JUST recently talking to a group of graduate trainees going on an eight week mentorship programme, I intimated extensively on the importance of feedback in one’s growth trajectory.
People Management Issues with Robert Mandeya
Over the years, I have noticed that most of us intellectually grasp the importance for success in business particularly that of giving and receiving honest feedback. But so few of us do it well or receive feedback with an open mind-especially if it is on the negative. Why? Because it is difficult.
Many of us are averse to hurting someone’s feelings and so are reluctant to deliver the full truth as we see it. This attitude might be influenced by our African background. We also generally loathe receiving feedback ourselves. It can be embarrassing and unpleasant. How many people (both supervisors and employees) actually enjoy the annual review process, which is all about feedback? Not many that I have met.
With all that said, I am still struck at how often in my so many-years career in civil service and leadership consultancy I have come across even senior leaders who would not give straightforward feedback when they should have.
I have also come across leaders who were not interested in what others had to say about them. This fundamental unwillingness to tell and/or hear the truth costs organisations dearly over time.
Let me share with you a story about a female chief executive (CE) of a leading online trading company who spurred her organisation to greater heights during her decade-long run as head of eBay. She comes across to me as a dramatic example of a leader who not only sought honest feedback, but could not function without it.
She listened carefully, mostly to her customers and anyone else who offered a useful point of view. She used what she learned to create a unique and powerful success story.
Meg Whitman joined the company as CEO in March 1998. A number of skeptics felt that she was not qualified to run eBay because of lack of technical expertise. She quickly demonstrated her willingness to roll up her sleeves and learn. In mid-1999, the eBay site crashed for 22 hours, and weeks of uncertainty and instability followed. Whitman sat through endless technical discussions to get to the root causes, pulled all-nighters with the team and, when she did sleep, she did so on a cot in the office. The problems were fixed and Whitman impressed everyone, including her detractors, by acknowledging what she did not know and worked to educate herself.
Whitman was also quick to credit eBay’s success to its enormous community of buyers and sellers, who in essence run the business by determining which transactions will take place, and by managing inventory and shipping. The power of the business model, Whitman said, “is in the community of users who have built eBay.”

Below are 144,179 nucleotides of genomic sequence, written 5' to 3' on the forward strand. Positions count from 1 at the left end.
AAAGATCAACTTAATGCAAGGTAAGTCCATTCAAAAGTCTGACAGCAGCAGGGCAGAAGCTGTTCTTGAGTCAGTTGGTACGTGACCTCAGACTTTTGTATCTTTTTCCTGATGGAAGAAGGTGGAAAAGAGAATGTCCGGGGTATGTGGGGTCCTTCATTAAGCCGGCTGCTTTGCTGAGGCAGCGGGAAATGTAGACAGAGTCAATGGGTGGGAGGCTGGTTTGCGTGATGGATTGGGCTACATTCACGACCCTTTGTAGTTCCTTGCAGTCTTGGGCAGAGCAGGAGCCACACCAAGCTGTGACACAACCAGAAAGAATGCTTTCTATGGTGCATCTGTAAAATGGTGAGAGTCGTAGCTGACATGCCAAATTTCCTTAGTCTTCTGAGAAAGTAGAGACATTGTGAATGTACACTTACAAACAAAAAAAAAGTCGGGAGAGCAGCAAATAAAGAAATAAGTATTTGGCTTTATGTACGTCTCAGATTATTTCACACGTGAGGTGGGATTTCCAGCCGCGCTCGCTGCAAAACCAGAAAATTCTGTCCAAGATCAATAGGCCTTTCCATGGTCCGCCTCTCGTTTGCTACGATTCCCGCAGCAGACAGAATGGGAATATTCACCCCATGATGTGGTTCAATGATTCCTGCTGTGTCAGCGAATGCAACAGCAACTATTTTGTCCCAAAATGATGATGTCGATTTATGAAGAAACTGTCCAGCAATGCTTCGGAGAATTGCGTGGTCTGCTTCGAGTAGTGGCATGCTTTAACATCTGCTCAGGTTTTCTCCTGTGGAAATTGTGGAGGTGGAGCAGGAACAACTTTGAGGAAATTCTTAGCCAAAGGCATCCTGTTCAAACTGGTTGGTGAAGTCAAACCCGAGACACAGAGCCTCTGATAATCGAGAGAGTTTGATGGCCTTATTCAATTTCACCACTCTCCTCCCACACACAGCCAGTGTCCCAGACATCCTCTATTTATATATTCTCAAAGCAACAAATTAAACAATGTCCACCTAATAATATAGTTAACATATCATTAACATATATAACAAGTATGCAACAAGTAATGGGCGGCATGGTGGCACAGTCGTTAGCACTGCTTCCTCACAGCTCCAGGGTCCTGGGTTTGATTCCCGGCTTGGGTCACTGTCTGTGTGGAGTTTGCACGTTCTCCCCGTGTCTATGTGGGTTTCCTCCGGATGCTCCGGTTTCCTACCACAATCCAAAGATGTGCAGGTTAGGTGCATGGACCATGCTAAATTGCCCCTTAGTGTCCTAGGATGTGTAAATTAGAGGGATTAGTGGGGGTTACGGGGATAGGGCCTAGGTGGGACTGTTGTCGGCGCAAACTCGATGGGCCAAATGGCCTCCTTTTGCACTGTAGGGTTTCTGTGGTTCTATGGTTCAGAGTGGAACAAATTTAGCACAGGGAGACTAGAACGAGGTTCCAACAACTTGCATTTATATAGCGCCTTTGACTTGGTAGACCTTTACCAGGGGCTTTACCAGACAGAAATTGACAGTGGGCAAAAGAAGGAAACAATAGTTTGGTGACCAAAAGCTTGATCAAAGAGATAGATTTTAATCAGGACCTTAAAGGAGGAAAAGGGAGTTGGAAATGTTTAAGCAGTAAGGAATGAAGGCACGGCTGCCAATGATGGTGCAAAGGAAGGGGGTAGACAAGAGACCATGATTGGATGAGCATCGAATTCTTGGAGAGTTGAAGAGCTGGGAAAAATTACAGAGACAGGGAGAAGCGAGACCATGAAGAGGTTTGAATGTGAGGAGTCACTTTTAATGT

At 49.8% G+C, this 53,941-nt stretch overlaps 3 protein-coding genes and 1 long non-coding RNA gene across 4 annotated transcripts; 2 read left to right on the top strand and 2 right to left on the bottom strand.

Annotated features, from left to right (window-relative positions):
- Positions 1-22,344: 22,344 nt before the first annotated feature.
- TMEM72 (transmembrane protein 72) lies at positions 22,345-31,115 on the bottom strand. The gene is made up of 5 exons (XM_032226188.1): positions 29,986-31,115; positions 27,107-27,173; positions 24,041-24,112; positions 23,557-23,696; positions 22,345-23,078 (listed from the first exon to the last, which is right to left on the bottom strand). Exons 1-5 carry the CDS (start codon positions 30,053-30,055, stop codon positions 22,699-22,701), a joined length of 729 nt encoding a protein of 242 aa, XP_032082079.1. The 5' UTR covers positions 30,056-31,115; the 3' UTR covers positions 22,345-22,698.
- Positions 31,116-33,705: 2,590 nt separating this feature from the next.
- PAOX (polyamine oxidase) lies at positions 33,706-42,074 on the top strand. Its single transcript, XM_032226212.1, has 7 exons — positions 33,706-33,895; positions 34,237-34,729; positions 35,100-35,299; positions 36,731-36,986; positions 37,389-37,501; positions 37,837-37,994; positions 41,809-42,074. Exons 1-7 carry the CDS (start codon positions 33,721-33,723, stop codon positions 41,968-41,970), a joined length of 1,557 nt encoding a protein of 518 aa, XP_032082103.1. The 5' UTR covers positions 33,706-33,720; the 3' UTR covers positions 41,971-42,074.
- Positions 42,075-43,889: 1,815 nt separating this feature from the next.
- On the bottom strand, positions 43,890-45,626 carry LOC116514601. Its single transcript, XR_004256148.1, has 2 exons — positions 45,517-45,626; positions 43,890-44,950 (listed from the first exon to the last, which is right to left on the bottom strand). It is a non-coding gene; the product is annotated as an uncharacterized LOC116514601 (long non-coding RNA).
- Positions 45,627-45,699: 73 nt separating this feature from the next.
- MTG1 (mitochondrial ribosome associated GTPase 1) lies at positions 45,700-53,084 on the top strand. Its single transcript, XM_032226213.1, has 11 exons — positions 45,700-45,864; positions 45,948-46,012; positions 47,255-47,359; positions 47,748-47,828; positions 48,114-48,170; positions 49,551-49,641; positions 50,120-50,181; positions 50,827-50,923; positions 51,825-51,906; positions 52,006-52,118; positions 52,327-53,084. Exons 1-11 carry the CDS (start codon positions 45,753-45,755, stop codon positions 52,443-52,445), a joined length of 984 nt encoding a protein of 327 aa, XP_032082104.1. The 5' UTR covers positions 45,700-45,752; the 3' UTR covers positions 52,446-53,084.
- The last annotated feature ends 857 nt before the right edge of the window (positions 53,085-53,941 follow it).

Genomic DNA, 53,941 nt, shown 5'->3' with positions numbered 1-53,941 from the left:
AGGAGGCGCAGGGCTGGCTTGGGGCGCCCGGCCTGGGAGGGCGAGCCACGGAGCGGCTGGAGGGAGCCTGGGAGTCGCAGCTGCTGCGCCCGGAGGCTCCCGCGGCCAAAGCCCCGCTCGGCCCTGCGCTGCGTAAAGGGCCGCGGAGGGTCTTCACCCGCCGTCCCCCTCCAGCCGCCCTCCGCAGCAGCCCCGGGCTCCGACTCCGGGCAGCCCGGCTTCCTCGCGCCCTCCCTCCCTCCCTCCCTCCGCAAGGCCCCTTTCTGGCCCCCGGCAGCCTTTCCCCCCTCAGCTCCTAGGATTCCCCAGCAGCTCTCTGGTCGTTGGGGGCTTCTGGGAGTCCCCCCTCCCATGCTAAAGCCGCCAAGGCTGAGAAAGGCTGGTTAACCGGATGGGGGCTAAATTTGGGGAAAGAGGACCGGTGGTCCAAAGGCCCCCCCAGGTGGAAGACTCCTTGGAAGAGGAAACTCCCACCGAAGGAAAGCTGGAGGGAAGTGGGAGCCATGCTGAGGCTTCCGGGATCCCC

Whitman spent considerable time monitoring feedback from buyers and sellers by perusing discussion boards. She said: “The great thing about running this company is that you know immediately what your customers think.” She organised annual member conferences that brought thousands of eBay customers together to swap ideas and learn how to more effectively use the site. She spent time during these events on the floor interacting with as many customers as possible.
Numerous sellers have been able to make a handsome living trading on eBay full-time, and Whitman enjoyed interacting with them. Whitman declared, “Actually, most of these sellers know more about eBay than (eBay) employees. They use it every single day. They are the experts… The businesses that have been built on this platform are remarkable.”
Whitman oversaw explosive expansion at eBay. In 2002, for example, revenues rose 62% to US$1,1 billion, with an earnings jump of 172% to US$249 million. By the time Whitman resigned her position in 2008, eBay had 15 000 employees, just under US$8 billion in revenue, and 300 million registered users. Whitman was honoured as Fortune magazine’s most powerful woman in business in both 2004 and 2005.
Much of what she accomplished can be attributed to her desire to hear what people were telling her, learn from it, and take appropriate action based on that new knowledge.
As a leader, if you arrive at a point where you lose interest in receiving feedback – assuming you had interest in the first place – or you say you want feedback but create an environment that is clearly not safe for providing it, you cannot succeed over the long haul.
Good leaders foster a culture in which it is okay to speak up, even if the message might be painful. The very best leaders not only accept feedback but actively, even proactively, seek it out. They cannot function without the information they receive, virtually always from multiple sources. It is like the air they breathe. They use that data to drive change in themselves and their organisations.
Whitman is a shining example of just such a leader. She constantly sifted through countless bits of information, especially from her customers, the buyers and sellers who were foundational to eBay’s success. She used what she learned to create one of corporate America’s all-time growth stories.
Two final questions are critical: 1) Do you have someone in your professional life – at least one person – who pushes you and provides you with genuinely honest feedback? If yes, good for you; 2) If the answer is no, why not and what will you do about it?
Mandeya is a an executive coach in human capital development and corporate education, a certified life coach in leadership and professional development at the Institute of Leadership Research and Development. — email@example.com, firstname.lastname@example.org.